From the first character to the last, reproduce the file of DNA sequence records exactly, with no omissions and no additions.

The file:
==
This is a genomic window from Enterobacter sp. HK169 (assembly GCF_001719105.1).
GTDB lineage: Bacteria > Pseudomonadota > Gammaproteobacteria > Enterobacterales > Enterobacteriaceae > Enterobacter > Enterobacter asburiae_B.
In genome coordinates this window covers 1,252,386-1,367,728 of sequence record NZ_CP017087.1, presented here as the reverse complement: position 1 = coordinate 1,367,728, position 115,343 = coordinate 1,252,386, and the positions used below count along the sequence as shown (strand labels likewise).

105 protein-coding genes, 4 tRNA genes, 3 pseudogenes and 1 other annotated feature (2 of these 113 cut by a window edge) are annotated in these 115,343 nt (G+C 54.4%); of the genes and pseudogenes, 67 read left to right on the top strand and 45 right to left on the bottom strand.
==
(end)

This is a genomic window from Enterobacter sp. HK169 (assembly GCF_001719105.1).
GTDB lineage: Bacteria > Pseudomonadota > Gammaproteobacteria > Enterobacterales > Enterobacteriaceae > Enterobacter > Enterobacter asburiae_B.
In genome coordinates this window covers 1,252,386-1,367,728 of sequence record NZ_CP017087.1, presented here as the reverse complement: position 1 = coordinate 1,367,728, position 115,343 = coordinate 1,252,386, and the positions used below count along the sequence as shown (strand labels likewise).

105 protein-coding genes, 4 tRNA genes, 3 pseudogenes and 1 other annotated feature (2 of these 113 cut by a window edge) are annotated in these 115,343 nt (G+C 54.4%); of the genes and pseudogenes, 67 read left to right on the top strand and 45 right to left on the bottom strand.